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Last updated on April 20, 2014 at 8:28 EDT

Priest Goes to the Opera in ‘Nostradamus’

August 22, 2008

By Nathalie Baret

For the Journal

Coming up with an interesting subject matter for a new album is one thing, but when mulling the idea of producing a concept record – - well, the stakes just got higher. Now a collection of tunes have to be written, arranged and sequenced so each track bleeds into the next, smooth as butter.

Sounds like a lot on one plate.

“Not this time around,” said Judas Priest frontman Rob Halford, calling from his hotel room in Dsseldorf, Germany. “More than anything, you need to have a very strong foundation on which to create a concept piece, but it was almost like ‘Nostradamus’ was waiting to appear after all these years. It was uncanny, really.”

The band’s newest opus and 16th studio offering, “Nostradamus,” a doubledisc set delivered as a rock opera with momentous intros and musical interludes connecting one song with the next, is quite different from the Birmingham, England, metal band’s past records.

“Since those early days of making our metal in the 1970s, we’d always pondered the possibility of some kind of concept release. I think we delved off into this wonderful metal journey for the last three-plus decades, but it was time to hit a new plateau,” said Halford.

Marking its first-ever concept project, Priest lyrically tailors the life of the mysterious 16th-century French prophet, Michel de Nostredame (also known as Nostradamus).

“When people hear the Latin name Nostradamus, the first thing they usually say is, ‘Hey, wait a minute, that’s the guy who is known for his prophecies,’ ” bassist and co-founder Ian Hill said in a phone interview. True, Michel de Nostredame was well-known for his ability to look into the future — in fact, he was commissioned by the Queen Consort to King Henri II of France to make horoscopes for the royal family. His famous work “Les Propheties,” usually referred to as end-of-the-world prophecies, was published in 1555 and foresaw natural disasters, wars and battles; some even say that Nostradamus predicted the terrorist attacks of 9/11. But the most enigmatic prophecy suggests that the world will end in 2012.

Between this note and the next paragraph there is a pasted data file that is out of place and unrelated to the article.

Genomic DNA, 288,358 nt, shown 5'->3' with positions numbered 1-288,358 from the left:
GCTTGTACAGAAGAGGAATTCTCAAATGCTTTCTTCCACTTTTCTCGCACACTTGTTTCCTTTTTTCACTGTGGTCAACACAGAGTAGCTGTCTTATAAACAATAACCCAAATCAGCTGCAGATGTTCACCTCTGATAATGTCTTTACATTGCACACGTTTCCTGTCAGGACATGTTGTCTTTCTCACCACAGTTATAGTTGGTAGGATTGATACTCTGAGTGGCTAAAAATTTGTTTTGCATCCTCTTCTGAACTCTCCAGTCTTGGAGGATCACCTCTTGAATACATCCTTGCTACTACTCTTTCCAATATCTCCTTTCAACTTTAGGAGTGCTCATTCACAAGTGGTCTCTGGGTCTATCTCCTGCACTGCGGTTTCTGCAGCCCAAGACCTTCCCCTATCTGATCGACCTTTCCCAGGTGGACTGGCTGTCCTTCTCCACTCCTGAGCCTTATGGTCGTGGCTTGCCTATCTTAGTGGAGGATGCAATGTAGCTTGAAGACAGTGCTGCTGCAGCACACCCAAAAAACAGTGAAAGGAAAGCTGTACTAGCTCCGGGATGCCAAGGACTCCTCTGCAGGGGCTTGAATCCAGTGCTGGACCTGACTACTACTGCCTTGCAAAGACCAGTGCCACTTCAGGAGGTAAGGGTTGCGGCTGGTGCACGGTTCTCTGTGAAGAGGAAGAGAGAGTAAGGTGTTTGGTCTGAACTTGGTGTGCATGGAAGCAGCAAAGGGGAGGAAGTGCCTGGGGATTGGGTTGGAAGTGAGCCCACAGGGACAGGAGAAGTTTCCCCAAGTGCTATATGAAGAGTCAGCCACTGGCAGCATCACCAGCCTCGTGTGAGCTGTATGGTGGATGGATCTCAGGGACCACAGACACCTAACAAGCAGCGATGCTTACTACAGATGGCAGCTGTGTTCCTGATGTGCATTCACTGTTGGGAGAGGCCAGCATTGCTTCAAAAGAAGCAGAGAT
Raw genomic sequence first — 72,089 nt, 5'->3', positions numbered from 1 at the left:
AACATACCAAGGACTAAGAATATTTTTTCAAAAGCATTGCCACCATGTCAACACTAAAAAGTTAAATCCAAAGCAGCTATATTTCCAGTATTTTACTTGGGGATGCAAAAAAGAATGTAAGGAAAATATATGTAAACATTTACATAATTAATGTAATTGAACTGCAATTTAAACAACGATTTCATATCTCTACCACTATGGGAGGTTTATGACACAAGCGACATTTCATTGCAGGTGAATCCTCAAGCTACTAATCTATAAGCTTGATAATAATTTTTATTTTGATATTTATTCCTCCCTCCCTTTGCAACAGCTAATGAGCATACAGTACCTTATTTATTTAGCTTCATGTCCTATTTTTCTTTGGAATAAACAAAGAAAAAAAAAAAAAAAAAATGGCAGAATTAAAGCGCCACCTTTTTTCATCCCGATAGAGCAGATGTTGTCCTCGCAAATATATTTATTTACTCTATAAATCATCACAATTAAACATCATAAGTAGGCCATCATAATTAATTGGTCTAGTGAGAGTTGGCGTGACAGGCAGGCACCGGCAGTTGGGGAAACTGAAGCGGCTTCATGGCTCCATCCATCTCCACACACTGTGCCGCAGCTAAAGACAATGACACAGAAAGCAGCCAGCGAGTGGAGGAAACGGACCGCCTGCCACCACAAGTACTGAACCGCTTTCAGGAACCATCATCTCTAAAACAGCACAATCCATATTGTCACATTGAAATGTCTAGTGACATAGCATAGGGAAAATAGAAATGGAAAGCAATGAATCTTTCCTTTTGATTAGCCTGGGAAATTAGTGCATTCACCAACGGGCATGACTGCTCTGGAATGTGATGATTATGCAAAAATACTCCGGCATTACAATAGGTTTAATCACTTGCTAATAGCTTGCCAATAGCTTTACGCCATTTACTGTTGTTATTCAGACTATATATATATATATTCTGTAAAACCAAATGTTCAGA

“It’s strange because we all knew about this Nostradamus character. And yet, it never entered our minds to cover this extraordinary man until our manager Bill, who looks over (The Who’s) Pete (Townshend) and Roger (Daltrey), suggested it,” Halford said. “Sure, Roger and Pete wrote all the ‘Tommy’ rock opera, but Bill was very much involved in that success.”

Once the suggestion was firmly locked in place, Priest began the research and writing sessions in England.

The Nostradamus installment, which Hill and his bandmates consider “one of Priest’s greatest achievements from a writing, musical and performance point of view,” is beautifully laid out. The sonic landscape is built from the ground up with a heavy string accompaniment, spurts of choir, melodic keyboards and intricate Priest trademark dual guitars by Glenn Tipton and K.K. Downing. All of this is augmented by Halford exercising his four-and-ahalf octave vocal range.

Metal Masters Tour

Featuring Judas Priest with special guests Heaven & Hell, Motrhead and Testament

WHEN: 5:30 p.m. Wednesday, Aug. 27

WHERE: Journal Pavilion. Take Rio Bravo exit off I-25, west on Rio Bravo to Broadway, south on Broadway to Bobby Foster Road

HOW MUCH: $26-$48, $81-$131 and four-pack lawn special is $75. Tickets are available at Ticketmaster outlets (883-7800), at www. ticketmaster.com and www. livenation.com

(c) 2008 Albuquerque Journal. Provided by ProQuest LLC. All rights Reserved.